Industrial Philadelphia – The Workshop of the World, Morris Berd, 1952 (Atwater Kent Collection at Drexel, Gift of Stern’s Department Stores, 90.81.1).

‘Philadelphia Revealed,’ From the Atwater Kent Collection at Drexel Reflects 350 Years of Philly History

An exhibition, podcast and platform for anyone to add their story to Philadelphia history.
Phillies World Series Championship Ring, 2008 (Atwater Kent Collection at Drexel, Gift of Mayor Michael Nutter, 14.18.1).
Phillies World Series Championship Ring, 2008 (Atwater Kent Collection at Drexel, Gift of Mayor Michael Nutter, 14.18.1).

This summer, the Atwater Kent Collection (AKC) at Drexel University invites the public to experience the exhibition Philadelphia Revealed: Unpacking the Attic, an interactive display of over 600 authentic objects, telling the story of Philadelphia’s city history collection.

The exhibition aims to evoke feelings of pride and awe, encompassing an array of Philadelphia stories reflecting 350 years of city history, and will include hundreds of historical images, as well as multimedia and hands-on elements.  Organized into nine thematic sections, standout items on display will include a 1688 deed from William Penn, material from one of the first African American Philadelphia Police officers, objects from a 1700s sunken British ship dredged from the Delaware River, a bowler/derby hat worn by Abraham Lincoln and the earliest dated piano made in America, among hundreds other historical artifacts.

Philadelphia Revealed will run from Thursday, July 18, through Sunday, Dec. 1, in the Fisher Brooks and Frances M. Maguire Galleries at the Pennsylvania Academy of the Fine Arts (PAFA), in the Samuel M. V. Hamilton Building at 128 N. Broad Street, Philadelphia. Operating hours are Thursday and Friday, 10 a.m. – 4 p.m., and Saturday and Sunday, 11 a.m. – 5 p.m. Admission will be waived for anyone with a Drexel ID and the exhibition will be free to the public on Thursday, Sept. 26, Friday, Sept. 27, Sunday, Oct. 6 and Sunday, Nov. 24.

The exhibition highlights the strengths of the AKC (former Philadelphia History Museum), including material representing the Museum’s earliest acquisitions, eclectic collections it absorbed, national celebrations, development of the city and civic history, Philly sports, salvaged material and relics, manufacturing and retail, and art and music.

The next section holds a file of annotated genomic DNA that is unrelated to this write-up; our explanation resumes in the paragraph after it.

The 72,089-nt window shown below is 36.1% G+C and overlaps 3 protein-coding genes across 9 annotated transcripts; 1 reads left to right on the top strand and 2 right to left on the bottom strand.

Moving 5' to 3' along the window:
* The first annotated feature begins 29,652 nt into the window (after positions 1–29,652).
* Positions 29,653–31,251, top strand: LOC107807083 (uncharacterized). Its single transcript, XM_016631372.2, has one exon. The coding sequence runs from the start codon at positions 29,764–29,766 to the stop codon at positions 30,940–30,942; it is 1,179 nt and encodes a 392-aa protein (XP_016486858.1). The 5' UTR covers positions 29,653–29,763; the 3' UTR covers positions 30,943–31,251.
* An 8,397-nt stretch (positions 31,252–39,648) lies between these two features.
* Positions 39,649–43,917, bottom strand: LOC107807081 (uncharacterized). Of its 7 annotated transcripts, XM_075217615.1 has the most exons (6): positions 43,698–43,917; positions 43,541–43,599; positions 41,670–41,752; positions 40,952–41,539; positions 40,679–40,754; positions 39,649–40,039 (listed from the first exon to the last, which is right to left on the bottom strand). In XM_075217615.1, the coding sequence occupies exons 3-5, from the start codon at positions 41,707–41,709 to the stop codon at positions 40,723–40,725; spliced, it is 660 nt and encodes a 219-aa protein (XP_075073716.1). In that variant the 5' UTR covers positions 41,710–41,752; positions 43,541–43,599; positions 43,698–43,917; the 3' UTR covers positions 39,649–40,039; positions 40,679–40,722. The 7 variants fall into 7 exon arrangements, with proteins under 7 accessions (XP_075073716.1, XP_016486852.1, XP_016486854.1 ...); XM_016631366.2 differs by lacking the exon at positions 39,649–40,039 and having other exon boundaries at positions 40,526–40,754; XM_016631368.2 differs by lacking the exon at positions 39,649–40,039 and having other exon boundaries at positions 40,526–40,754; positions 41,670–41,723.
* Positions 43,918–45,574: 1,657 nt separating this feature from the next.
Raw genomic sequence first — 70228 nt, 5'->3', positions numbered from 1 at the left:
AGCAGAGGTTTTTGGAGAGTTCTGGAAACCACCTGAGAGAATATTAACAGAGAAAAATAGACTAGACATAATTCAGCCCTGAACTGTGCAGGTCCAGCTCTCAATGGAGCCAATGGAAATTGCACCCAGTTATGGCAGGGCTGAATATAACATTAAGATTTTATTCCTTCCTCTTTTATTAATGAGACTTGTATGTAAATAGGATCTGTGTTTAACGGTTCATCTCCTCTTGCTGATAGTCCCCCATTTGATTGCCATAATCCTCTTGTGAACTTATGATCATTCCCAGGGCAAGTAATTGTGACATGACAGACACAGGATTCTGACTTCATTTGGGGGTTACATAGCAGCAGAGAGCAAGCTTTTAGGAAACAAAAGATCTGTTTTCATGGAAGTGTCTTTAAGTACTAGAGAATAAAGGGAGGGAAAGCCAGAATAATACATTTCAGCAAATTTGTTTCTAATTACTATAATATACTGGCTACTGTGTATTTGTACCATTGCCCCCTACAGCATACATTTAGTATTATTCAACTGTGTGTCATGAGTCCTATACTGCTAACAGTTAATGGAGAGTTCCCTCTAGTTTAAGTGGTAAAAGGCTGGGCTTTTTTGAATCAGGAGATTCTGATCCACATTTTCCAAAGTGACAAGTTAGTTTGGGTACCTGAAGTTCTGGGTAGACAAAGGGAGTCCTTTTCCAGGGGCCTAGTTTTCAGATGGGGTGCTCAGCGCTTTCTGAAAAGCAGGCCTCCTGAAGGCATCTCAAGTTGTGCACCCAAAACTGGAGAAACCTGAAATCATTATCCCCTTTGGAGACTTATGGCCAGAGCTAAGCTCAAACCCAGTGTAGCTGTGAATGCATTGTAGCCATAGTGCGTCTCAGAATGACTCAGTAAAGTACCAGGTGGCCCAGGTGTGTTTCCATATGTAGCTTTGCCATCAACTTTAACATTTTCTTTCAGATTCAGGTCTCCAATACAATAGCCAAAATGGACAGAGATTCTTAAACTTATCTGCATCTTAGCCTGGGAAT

“Sharing a narrative of a collection is an awesome responsibility – each object is a reflection of the elements of the city of Philadelphia and the lives and experiences of the people who live and work here,” said Stacey Swigart, director of the Atwater Kent Collection. “We have packed this exhibition with a variety of themes and stories – through the objects – that we hope will inspire every visitor to reflect on how they are a part of the history of Philadelphia through their own experience and memories.”

Philadelphia Revealed will also present its audience with an interactive game, facilitated by First Person Arts, where visitors can find and add their own stories to the archives. Visitors can hear other Philadelphians’ stories through The Philadelphia Revealed Podcast, produced by WHYY and hosted by Jamie J. Brunson of First Person Arts. The series will premier Wednesday, July 10, with releases 10 consecutive weeks, to Sept. 11. Each podcast episode will feature a new storyteller highlighting an object from the exhibition and sharing their own story inspired by it.

Philadelphia history is still being told; Philadelphia Revealed aims to find out what these objects mean to all of us. 

The selection of objects that will be showcased in the Philadelphia Revealed exhibition is subsequent to the AKC’s inaugural exhibition, Seeing Philadelphia. The exhibition presented views of the city in prints, drawings, photographs, paintings, and maps from the Collection, paired with photography and writing from students and community members who responded to these views.

The AKC includes an extraordinary assemblage of more than 130,000 historical artifacts, works of art, and archival materials relating to Philadelphia and American history. Over 7,600 objects are available digitally, so far, via the AKC Online Collection database, accessible to the public at Drexel continues to plan initiatives that will bring the AKC into public view and invite an active response from audiences—including for the upcoming 250th anniversary of the nation in 2026.

Drexel continues to evaluate, research and organize the materials in the AKC. The University will work with Philadelphia's many institutions and cultural organizations to ensure that items can be borrowed, displayed, interpreted, and once again appreciated throughout the city and beyond.

Philadelphia Revealed: Unpacking the Attic is made possible through the support of the Richard C. von Hess Foundation, the Wyncote Foundation, the Connelly Foundation, and the Syde Hurdus Foundation – as well as support provided by donors to Drexel University Collections and Exhibitions. 

The Philadelphia Revealed Podcast and additional programming—Reshaping Historical Narratives through the Atwater Kent Collection at Drexel University, in collaboration with WHYY and First Person Arts—has been supported by The Pew Center for Arts & Heritage.

For more information about Philadelphia Revealed visit: